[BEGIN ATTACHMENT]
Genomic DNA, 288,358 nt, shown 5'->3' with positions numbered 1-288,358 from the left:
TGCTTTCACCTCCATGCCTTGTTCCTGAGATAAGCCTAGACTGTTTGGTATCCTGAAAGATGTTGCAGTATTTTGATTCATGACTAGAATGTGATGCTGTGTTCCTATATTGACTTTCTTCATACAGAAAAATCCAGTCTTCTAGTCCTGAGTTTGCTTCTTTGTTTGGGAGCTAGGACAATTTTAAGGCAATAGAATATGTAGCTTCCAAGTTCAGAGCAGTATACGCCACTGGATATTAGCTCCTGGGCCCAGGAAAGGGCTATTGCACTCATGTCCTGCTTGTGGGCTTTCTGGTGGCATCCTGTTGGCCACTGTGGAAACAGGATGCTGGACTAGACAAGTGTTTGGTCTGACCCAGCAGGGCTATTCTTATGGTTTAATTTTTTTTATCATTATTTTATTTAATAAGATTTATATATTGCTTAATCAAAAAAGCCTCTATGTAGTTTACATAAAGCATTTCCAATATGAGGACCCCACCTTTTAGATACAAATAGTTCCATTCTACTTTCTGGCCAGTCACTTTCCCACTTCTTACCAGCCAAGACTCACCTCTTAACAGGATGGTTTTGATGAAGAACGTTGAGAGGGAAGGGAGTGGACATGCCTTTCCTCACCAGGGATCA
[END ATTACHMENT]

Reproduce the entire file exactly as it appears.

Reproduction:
Genomic DNA, 288,358 nt, shown 5'->3' with positions numbered 1-288,358 from the left:
TGCTTTCACCTCCATGCCTTGTTCCTGAGATAAGCCTAGACTGTTTGGTATCCTGAAAGATGTTGCAGTATTTTGATTCATGACTAGAATGTGATGCTGTGTTCCTATATTGACTTTCTTCATACAGAAAAATCCAGTCTTCTAGTCCTGAGTTTGCTTCTTTGTTTGGGAGCTAGGACAATTTTAAGGCAATAGAATATGTAGCTTCCAAGTTCAGAGCAGTATACGCCACTGGATATTAGCTCCTGGGCCCAGGAAAGGGCTATTGCACTCATGTCCTGCTTGTGGGCTTTCTGGTGGCATCCTGTTGGCCACTGTGGAAACAGGATGCTGGACTAGACAAGTGTTTGGTCTGACCCAGCAGGGCTATTCTTATGGTTTAATTTTTTTTATCATTATTTTATTTAATAAGATTTATATATTGCTTAATCAAAAAAGCCTCTATGTAGTTTACATAAAGCATTTCCAATATGAGGACCCCACCTTTTAGATACAAATAGTTCCATTCTACTTTCTGGCCAGTCACTTTCCCACTTCTTACCAGCCAAGACTCACCTCTTAACAGGATGGTTTTGATGAAGAACGTTGAGAGGGAAGGGAGTGGACATGCCTTTCCTCACCAGGGATCA